Op-Ed: Sin taxes are here to stay
Shrewd businesses should keep up with shifts in consumer priorities, instead of campaigning against junk food taxes.
Heavy guns are pounding both sides in the battle of the bulge. Would-be British prime minister Boris Johnson has attacked “sin taxes”. The ads of the UK’s biggest cancer charity show mocked-up cigarette packets labelled: “Obesity is a cause of cancer too”. Accusations of fat shaming followed. Food and drink businesses can expect no respite. Obesity rates are soaring. So is the cost of treating its consequences.
Critics of sugar taxes such as Johnson think they clobber the poor. The UK’s experience with fizzy drinks suggests otherwise. A tax introduced in 2018 raised less than half the forecast amount.
Makers rejigged drinks, although not all were hits. Ribena, a blackcurrant beverage consumed or spilled by kids, already had a reputation for dying soft furnishings purple. Its reformulation was accused of tasting like drain cleaner.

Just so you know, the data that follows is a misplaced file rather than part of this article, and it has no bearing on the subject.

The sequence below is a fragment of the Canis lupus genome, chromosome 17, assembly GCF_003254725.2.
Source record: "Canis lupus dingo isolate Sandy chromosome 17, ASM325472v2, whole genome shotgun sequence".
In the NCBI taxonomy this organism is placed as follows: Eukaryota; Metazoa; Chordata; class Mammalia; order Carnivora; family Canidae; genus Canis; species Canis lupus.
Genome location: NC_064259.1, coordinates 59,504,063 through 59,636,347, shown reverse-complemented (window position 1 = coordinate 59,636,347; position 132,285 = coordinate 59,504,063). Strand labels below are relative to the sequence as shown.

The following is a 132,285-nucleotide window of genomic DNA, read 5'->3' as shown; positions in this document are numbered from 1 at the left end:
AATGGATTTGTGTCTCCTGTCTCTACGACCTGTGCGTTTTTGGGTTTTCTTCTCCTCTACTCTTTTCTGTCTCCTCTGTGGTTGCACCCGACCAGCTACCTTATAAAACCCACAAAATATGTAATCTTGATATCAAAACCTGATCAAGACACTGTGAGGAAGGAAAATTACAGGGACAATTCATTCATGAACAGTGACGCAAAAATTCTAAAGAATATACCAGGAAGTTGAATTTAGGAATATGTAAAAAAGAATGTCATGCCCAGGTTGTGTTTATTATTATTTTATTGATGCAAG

Healthier customers have not hurt the wellbeing of drinks groups. Take AG Barr, maker of Irn-Bru, a beverage as traditionally Scottish as religious dissent and dental caries. The group spent £1.4m on a new low-sugar formula and largely escaped the tax. Its share price, which slumped on news of the levy, has since risen 80%.
Nudging consumers towards low-sugar soft drinks has only a modest impact on total sugar intake. Manufacturers need to cut sugar in food and snacks too. US group Mondelez has developed a low-sugar version of Cadbury Dairy Milk chocolate, using fibre to preserve its texture.
Such tricky tasks are boosting speciality-ingredients companies such as Givaudan, Chr Hansen and Kerry. The sector trades at a premium to the food companies it serves.
Shrewd businesses should keep up with shifts in the consumer priorities that regulation reflects, instead of campaigning against junk food taxes. A few companies — Danone, Nestlé and PepsiCo — have promised to lobby in support of anti-obesity policies. The food industry can still be expected to fight sugar taxes hard.
A pinch of salt, rather than sugar, should be taken with the populist sentiments of Johnson. Health warnings are ineffective. New drugs marketed by the likes of Eli Lilly, Novo Nordisk and Eisai are promising but costly. The annual health cost of obesity has topped $2-trillion globally. Inaction is not an option. Expect governments to abandon taxes on sugar? Fat chance.
Source: The Lex Column, Financial Times